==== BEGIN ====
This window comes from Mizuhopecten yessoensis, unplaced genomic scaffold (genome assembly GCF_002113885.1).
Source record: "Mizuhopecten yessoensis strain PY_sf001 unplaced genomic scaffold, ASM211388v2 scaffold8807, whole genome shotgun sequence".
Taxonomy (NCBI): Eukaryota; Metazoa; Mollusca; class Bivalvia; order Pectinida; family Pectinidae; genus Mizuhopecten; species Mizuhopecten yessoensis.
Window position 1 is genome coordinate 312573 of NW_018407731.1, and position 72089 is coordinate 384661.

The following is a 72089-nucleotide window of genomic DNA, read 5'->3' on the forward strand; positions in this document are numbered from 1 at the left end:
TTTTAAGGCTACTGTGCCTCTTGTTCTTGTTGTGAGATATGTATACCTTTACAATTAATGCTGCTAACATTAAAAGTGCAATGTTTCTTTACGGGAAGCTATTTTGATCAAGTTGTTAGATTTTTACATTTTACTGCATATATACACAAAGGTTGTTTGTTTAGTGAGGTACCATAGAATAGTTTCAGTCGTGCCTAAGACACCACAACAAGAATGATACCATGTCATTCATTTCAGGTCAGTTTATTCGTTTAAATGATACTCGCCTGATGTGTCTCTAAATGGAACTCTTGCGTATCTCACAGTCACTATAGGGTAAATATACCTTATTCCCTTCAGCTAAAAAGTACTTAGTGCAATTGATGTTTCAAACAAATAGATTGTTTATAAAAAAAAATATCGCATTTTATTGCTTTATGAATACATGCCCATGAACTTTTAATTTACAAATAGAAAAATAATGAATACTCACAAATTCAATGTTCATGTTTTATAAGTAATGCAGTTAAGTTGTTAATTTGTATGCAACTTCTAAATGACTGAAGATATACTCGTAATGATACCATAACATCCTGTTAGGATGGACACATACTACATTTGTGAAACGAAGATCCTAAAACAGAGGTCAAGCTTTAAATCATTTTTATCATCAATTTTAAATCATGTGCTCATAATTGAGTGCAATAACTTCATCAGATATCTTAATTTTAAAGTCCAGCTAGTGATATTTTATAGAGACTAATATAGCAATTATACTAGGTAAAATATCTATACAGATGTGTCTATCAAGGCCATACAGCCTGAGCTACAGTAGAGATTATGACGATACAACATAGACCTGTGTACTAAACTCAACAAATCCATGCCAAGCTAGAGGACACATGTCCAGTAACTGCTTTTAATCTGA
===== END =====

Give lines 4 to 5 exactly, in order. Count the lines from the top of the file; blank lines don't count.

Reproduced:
Window position 1 is genome coordinate 312573 of NW_018407731.1, and position 72089 is coordinate 384661.

The following is a 72089-nucleotide window of genomic DNA, read 5'->3' on the forward strand; positions in this document are numbered from 1 at the left end: